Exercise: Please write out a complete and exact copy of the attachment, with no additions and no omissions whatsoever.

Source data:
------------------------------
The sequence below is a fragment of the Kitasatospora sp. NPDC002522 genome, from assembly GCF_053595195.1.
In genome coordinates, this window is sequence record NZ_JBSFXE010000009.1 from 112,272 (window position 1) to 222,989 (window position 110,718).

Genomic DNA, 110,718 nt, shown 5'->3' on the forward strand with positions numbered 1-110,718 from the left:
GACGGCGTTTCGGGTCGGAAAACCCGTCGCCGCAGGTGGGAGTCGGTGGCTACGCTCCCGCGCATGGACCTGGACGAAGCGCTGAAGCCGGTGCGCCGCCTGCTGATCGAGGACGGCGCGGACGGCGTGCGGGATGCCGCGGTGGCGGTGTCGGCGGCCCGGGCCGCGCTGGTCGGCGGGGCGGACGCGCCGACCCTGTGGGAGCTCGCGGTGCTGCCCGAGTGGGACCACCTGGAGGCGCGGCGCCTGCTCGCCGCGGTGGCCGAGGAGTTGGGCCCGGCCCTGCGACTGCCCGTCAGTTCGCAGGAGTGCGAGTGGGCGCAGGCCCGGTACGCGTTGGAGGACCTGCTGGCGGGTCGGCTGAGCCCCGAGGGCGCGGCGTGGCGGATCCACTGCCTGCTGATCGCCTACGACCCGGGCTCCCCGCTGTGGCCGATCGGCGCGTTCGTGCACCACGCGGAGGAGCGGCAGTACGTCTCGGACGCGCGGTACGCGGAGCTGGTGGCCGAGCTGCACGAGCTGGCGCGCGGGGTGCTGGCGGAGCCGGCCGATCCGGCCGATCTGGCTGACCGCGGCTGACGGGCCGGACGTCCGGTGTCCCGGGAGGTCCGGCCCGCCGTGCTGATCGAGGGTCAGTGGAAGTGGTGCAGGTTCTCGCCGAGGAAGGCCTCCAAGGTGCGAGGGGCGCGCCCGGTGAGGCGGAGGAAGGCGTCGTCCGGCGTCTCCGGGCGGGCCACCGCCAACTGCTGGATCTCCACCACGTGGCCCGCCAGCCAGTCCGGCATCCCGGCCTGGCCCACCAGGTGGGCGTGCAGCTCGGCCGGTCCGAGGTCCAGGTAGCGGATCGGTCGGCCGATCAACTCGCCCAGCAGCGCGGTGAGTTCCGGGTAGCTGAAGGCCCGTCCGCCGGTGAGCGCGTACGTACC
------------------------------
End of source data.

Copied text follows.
The sequence below is a fragment of the Kitasatospora sp. NPDC002522 genome, from assembly GCF_053595195.1.
In genome coordinates, this window is sequence record NZ_JBSFXE010000009.1 from 112,272 (window position 1) to 222,989 (window position 110,718).

Genomic DNA, 110,718 nt, shown 5'->3' on the forward strand with positions numbered 1-110,718 from the left:
GACGGCGTTTCGGGTCGGAAAACCCGTCGCCGCAGGTGGGAGTCGGTGGCTACGCTCCCGCGCATGGACCTGGACGAAGCGCTGAAGCCGGTGCGCCGCCTGCTGATCGAGGACGGCGCGGACGGCGTGCGGGATGCCGCGGTGGCGGTGTCGGCGGCCCGGGCCGCGCTGGTCGGCGGGGCGGACGCGCCGACCCTGTGGGAGCTCGCGGTGCTGCCCGAGTGGGACCACCTGGAGGCGCGGCGCCTGCTCGCCGCGGTGGCCGAGGAGTTGGGCCCGGCCCTGCGACTGCCCGTCAGTTCGCAGGAGTGCGAGTGGGCGCAGGCCCGGTACGCGTTGGAGGACCTGCTGGCGGGTCGGCTGAGCCCCGAGGGCGCGGCGTGGCGGATCCACTGCCTGCTGATCGCCTACGACCCGGGCTCCCCGCTGTGGCCGATCGGCGCGTTCGTGCACCACGCGGAGGAGCGGCAGTACGTCTCGGACGCGCGGTACGCGGAGCTGGTGGCCGAGCTGCACGAGCTGGCGCGCGGGGTGCTGGCGGAGCCGGCCGATCCGGCCGATCTGGCTGACCGCGGCTGACGGGCCGGACGTCCGGTGTCCCGGGAGGTCCGGCCCGCCGTGCTGATCGAGGGTCAGTGGAAGTGGTGCAGGTTCTCGCCGAGGAAGGCCTCCAAGGTGCGAGGGGCGCGCCCGGTGAGGCGGAGGAAGGCGTCGTCCGGCGTCTCCGGGCGGGCCACCGCCAACTGCTGGATCTCCACCACGTGGCCCGCCAGCCAGTCCGGCATCCCGGCCTGGCCCACCAGGTGGGCGTGCAGCTCGGCCGGTCCGAGGTCCAGGTAGCGGATCGGTCGGCCGATCAACTCGCCCAGCAGCGCGGTGAGTTCCGGGTAGCTGAAGGCCCGTCCGCCGGTGAGCGCGTACGTACC